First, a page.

"Aughey minces no words in his denunciation of the agreement," reported Charles Townshend in American Political Science Review, "but he believes that it can be destroyed by progressive rather than atavistic unionist principles." Some unionists, noted Roy Wallis in Ethnic and Racial Studies, have been "notoriously more committed to preserving a Protestant state for a Protestant people than to ensuring justice and equal citizenship, but Aughey is not among them. He calls for 'full integration with the rest of the UK,'" Wallis related. With this, according to Wallis, Aughey believes that "Protestants will be assured of the permanence of the Union" and Catholics will be guaranteed the full rights of citizenship afforded by a pluralist democracy. Townshend remarked that the concept of full integration is often dismissed as the unionist equivalent of Republican impossibilism. Wallis pointed, out, though, that "there is a pervasive logic to Aughey's argument once one accepts his premise . . . that the modern state does not depend upon nationality or any other substantive identity, but rather upon a conception of citizenship grounded in universals of right or the rule of law, and that the United Kingdom is such a modern state." Wallis remained unconvinced that full integration will quell the political tensions between Northern Ireland's Protestants and Catholics, but believed Aughey's "defence of the principle of integration is one of the most intelligently argued documents to emanate from unionism. It demolishes prevailing pretensions, situates itself within a tradition of sophisticated and liberal unionist thought well worth rehabilitating, and provides an insightful application of political theory to partisan political argument."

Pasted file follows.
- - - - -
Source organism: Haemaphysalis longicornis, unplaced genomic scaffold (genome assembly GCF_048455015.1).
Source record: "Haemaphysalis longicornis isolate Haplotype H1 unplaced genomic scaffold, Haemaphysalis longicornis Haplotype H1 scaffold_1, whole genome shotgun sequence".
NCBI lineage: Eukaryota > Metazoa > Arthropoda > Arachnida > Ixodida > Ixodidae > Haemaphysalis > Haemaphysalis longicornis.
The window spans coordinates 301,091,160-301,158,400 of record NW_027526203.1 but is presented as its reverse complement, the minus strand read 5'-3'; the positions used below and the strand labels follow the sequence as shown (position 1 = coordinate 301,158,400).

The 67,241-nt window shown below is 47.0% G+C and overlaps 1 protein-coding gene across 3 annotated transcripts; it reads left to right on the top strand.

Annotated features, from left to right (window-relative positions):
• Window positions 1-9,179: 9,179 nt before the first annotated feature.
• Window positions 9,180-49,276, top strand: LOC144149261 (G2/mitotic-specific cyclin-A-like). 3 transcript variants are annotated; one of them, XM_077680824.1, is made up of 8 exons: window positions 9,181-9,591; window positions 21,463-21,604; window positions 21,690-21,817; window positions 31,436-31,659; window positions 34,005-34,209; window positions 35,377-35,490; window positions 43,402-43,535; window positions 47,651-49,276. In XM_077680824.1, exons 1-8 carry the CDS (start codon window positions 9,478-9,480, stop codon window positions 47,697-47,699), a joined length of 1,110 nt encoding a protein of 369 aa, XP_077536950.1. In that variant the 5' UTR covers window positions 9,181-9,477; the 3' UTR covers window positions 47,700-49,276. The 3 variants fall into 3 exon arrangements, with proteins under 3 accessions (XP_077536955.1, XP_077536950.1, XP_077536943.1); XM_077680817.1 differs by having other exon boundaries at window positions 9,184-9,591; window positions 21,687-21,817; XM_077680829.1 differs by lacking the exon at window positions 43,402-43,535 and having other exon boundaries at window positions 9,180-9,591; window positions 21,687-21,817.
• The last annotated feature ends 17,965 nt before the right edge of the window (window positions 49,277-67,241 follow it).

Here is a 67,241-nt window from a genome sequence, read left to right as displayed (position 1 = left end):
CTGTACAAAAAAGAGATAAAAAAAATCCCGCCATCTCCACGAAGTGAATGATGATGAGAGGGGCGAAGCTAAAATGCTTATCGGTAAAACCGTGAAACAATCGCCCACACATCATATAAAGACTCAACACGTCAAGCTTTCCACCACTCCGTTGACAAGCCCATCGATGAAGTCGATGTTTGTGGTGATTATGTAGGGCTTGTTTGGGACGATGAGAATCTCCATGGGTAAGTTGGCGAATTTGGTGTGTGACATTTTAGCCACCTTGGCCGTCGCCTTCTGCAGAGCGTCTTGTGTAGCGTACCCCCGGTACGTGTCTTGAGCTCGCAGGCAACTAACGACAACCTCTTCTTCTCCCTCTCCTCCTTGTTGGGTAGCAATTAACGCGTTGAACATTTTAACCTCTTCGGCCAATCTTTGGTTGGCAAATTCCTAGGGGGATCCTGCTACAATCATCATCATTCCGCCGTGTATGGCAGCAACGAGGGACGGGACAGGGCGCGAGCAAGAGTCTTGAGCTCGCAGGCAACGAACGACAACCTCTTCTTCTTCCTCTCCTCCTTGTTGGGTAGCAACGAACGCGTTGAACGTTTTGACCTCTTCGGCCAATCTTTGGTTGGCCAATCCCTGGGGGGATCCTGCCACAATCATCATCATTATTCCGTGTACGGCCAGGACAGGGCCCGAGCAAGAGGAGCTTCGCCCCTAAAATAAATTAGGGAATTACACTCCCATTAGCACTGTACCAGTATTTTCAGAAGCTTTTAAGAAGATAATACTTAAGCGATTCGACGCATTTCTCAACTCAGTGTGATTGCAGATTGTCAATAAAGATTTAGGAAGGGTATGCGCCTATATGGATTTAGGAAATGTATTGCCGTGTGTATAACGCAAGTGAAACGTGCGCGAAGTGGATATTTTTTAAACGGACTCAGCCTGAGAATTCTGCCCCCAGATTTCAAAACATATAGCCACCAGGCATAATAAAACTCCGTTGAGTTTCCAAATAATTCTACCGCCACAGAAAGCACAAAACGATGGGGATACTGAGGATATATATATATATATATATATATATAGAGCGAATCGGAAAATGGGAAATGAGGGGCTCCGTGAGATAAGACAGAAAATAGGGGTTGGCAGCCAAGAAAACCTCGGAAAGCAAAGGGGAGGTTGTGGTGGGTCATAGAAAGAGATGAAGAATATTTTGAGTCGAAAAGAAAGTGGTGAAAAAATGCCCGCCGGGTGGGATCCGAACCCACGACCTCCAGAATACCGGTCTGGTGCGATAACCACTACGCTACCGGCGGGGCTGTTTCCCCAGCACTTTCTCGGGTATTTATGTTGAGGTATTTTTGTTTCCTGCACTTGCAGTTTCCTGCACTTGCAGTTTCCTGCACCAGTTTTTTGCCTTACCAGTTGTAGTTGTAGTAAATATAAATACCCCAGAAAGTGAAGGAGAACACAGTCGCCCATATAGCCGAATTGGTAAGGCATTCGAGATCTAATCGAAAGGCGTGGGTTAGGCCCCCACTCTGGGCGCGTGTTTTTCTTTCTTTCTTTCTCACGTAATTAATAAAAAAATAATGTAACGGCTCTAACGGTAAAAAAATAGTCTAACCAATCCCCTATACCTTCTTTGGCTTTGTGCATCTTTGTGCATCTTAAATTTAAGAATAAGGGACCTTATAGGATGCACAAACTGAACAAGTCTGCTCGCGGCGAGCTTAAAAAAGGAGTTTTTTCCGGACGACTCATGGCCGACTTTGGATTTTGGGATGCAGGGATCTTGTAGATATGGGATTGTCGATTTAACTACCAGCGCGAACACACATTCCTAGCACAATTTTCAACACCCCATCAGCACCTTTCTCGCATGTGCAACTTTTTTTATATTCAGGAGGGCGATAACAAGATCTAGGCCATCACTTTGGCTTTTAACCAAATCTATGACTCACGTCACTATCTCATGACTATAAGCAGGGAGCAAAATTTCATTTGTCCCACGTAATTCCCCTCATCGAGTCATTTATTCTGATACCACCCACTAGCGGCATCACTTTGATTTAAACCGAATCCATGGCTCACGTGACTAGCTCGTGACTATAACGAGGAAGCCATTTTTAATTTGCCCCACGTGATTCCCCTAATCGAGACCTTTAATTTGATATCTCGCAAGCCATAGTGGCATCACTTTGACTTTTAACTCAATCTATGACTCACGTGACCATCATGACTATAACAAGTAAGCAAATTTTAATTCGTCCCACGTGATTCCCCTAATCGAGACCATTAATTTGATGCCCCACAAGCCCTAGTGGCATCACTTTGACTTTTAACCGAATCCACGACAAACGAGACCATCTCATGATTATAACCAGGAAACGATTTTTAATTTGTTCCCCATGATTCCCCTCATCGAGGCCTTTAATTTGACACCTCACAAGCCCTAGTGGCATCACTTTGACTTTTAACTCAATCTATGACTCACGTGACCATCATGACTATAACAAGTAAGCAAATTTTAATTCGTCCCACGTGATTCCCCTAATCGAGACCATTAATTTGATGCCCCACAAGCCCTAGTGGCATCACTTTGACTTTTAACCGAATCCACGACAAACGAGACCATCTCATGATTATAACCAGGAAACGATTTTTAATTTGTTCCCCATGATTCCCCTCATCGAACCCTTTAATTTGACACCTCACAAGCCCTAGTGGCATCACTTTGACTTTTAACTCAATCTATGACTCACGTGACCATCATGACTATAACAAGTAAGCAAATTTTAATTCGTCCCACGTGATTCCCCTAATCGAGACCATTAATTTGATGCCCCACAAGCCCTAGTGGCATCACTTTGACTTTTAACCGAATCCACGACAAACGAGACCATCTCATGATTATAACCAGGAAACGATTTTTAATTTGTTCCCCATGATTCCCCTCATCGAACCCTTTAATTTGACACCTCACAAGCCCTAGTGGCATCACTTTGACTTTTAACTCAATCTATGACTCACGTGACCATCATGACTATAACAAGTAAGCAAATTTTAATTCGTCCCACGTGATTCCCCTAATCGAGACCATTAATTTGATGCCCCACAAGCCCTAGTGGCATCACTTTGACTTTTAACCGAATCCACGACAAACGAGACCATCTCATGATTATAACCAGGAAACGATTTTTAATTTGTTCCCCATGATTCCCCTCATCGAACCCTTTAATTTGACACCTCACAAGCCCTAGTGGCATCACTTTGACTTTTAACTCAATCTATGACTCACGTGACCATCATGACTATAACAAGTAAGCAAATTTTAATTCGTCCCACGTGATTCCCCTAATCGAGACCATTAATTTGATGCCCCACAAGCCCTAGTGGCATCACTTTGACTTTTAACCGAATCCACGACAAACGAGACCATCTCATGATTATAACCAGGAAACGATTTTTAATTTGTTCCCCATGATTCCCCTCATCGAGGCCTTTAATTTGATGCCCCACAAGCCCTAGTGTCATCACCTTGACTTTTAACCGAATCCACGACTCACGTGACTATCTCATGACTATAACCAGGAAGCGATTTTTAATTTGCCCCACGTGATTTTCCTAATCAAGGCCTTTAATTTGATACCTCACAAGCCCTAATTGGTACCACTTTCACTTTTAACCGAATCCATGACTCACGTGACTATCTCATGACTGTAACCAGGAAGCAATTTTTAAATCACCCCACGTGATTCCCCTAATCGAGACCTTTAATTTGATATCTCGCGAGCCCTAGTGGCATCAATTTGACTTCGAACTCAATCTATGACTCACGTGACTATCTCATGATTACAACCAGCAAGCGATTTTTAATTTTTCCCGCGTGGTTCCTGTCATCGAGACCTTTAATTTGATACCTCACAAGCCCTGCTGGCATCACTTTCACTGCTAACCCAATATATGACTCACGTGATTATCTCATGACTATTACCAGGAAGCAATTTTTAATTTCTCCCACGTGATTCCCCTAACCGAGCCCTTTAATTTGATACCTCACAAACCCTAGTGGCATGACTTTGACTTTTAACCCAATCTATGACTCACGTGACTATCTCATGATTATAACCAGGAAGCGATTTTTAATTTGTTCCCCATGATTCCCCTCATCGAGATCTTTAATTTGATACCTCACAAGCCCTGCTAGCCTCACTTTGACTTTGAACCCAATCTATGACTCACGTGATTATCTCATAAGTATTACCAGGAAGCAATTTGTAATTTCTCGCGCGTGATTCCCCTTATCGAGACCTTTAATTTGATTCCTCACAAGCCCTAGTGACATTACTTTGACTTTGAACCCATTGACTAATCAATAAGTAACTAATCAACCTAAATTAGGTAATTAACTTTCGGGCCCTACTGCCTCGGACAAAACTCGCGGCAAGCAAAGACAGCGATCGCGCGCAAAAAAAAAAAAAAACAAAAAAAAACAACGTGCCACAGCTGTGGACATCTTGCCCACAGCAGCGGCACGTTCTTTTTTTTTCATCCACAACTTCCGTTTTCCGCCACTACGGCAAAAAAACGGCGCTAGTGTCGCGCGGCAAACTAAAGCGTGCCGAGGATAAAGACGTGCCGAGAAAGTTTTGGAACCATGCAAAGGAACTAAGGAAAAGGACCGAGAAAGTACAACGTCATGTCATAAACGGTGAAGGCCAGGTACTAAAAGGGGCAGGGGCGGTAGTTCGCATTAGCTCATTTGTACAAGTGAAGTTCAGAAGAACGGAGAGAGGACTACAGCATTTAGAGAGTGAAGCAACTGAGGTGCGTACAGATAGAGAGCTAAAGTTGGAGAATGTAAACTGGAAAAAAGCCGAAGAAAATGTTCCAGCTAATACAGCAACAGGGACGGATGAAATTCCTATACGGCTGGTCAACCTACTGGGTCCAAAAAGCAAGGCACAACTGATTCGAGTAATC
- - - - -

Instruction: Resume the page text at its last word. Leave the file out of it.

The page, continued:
Nationalism, Devolution, and the Challenge to the United Kingdom State looks at the effects of the United Kingdom's move in the late 1990s to shift political decision-making with regard to regional matters from the central government to bodies in Northern Ireland, Scotland, and Wales. Some political thinkers feared that such devolution would mean the breakup of the United Kingdom. Aughey makes the case that these fears are exaggerated and "wildly premature," remarked Times Literary Supplement reviewer Vernon Bogdanor, who deemed the book "level-headed," offering "an admirable and fair-minded account of the future of a United Kingdom under strain from developments in Europe and in the Celtic periphery."
BIOGRAPHICAL AND CRITICAL SOURCES:
American Political Science Review, March, 1991, Charles Townshend, review of Under Siege: Ulster Unionism and the Anglo-Irish Agreement, pp. 324-326.
Ethnic and Racial Studies, April, 1990, Roy Wallis, review of Under Siege, pp. 296-299.
Journal of Church and State, spring, 1991, Paul M. Canning, review of Under Siege, pp. 364-365.
Political Science Quarterly, fall, 1993, A. James Reichley, review of The Conservative Political Tradition in Britain and the United States, p. 559.
Public Administration, autumn, 1991, Brendan O'Leary, review of Northern Ireland in the European Community: An Economic and Political Analysis, pp. 410-412.
Times Literary Supplement, September 20, 1996, Paul Bew, "A World of Mutual Suspicion," p. 11; February 8, 2002, Vernon Bogdanor, "Shouting 'Britain' from the Back," p. 28.*